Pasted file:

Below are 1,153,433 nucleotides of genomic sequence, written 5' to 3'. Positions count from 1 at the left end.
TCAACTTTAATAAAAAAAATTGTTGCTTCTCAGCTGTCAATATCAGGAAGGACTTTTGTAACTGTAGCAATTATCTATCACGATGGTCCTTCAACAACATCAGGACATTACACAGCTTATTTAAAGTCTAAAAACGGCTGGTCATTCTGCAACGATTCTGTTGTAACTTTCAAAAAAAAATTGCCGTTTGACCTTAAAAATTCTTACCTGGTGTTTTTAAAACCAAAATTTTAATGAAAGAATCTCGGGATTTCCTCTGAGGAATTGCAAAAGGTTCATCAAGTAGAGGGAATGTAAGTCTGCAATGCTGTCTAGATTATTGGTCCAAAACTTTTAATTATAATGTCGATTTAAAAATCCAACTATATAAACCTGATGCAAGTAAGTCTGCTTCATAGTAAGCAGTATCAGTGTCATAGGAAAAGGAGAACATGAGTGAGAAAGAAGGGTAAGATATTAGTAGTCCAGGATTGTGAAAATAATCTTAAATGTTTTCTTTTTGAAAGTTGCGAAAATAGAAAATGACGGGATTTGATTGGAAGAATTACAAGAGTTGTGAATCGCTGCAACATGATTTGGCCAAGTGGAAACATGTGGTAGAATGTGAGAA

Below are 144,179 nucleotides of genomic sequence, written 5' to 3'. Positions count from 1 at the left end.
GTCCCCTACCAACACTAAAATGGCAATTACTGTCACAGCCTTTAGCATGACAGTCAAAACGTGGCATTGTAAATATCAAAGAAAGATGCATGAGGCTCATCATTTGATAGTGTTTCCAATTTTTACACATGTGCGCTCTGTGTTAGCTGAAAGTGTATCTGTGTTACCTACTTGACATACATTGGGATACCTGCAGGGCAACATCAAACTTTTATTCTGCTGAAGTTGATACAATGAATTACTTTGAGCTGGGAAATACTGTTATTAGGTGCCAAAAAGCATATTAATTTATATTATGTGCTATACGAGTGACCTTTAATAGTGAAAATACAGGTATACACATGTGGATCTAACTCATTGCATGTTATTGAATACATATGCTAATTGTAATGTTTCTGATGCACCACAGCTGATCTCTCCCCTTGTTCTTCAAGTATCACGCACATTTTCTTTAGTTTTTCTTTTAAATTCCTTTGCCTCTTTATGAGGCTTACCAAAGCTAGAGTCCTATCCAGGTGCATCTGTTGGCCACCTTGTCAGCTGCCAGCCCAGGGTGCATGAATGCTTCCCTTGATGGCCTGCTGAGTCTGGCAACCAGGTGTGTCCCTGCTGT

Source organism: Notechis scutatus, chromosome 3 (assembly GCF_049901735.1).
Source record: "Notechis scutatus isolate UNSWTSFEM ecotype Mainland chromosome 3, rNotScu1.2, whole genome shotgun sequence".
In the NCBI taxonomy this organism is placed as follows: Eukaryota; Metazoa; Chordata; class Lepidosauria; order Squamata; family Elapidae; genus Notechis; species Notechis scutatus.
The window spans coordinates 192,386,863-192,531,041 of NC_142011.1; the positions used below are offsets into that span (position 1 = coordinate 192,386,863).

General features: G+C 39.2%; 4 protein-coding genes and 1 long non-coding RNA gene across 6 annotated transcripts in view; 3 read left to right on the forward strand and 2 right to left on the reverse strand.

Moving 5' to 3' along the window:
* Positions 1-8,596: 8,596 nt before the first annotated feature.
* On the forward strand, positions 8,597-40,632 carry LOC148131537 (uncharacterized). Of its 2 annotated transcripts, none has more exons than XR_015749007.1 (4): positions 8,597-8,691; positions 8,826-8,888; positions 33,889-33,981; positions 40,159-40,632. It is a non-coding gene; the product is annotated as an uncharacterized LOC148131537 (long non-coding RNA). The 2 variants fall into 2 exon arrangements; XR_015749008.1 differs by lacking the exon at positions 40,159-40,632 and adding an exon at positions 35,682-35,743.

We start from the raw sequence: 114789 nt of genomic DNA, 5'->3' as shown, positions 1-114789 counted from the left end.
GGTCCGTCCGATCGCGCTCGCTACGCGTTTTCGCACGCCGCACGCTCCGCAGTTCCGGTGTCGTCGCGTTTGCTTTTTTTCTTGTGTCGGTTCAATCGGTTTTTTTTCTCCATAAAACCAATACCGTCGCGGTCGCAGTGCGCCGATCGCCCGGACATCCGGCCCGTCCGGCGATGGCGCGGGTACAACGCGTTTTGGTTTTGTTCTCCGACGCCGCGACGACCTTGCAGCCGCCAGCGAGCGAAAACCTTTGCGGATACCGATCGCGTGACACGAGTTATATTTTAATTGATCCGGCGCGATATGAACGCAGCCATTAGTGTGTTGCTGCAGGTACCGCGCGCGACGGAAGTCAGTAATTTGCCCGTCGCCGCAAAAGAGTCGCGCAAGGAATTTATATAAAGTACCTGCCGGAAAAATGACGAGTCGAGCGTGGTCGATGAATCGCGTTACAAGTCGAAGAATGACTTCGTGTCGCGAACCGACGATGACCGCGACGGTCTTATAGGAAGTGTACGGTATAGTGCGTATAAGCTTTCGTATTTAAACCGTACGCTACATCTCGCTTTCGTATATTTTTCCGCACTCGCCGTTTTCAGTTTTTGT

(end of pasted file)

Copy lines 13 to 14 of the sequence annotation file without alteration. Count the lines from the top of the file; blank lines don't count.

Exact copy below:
We start from the raw sequence: 114789 nt of genomic DNA, 5'->3' as shown, positions 1-114789 counted from the left end.
GGTCCGTCCGATCGCGCTCGCTACGCGTTTTCGCACGCCGCACGCTCCGCAGTTCCGGTGTCGTCGCGTTTGCTTTTTTTCTTGTGTCGGTTCAATCGGTTTTTTTTCTCCATAAAACCAATACCGTCGCGGTCGCAGTGCGCCGATCGCCCGGACATCCGGCCCGTCCGGCGATGGCGCGGGTACAACGCGTTTTGGTTTTGTTCTCCGACGCCGCGACGACCTTGCAGCCGCCAGCGAGCGAAAACCTTTGCGGATACCGATCGCGTGACACGAGTTATATTTTAATTGATCCGGCGCGATATGAACGCAGCCATTAGTGTGTTGCTGCAGGTACCGCGCGCGACGGAAGTCAGTAATTTGCCCGTCGCCGCAAAAGAGTCGCGCAAGGAATTTATATAAAGTACCTGCCGGAAAAATGACGAGTCGAGCGTGGTCGATGAATCGCGTTACAAGTCGAAGAATGACTTCGTGTCGCGAACCGACGATGACCGCGACGGTCTTATAGGAAGTGTACGGTATAGTGCGTATAAGCTTTCGTATTTAAACCGTACGCTACATCTCGCTTTCGTATATTTTTCCGCACTCGCCGTTTTCAGTTTTTGT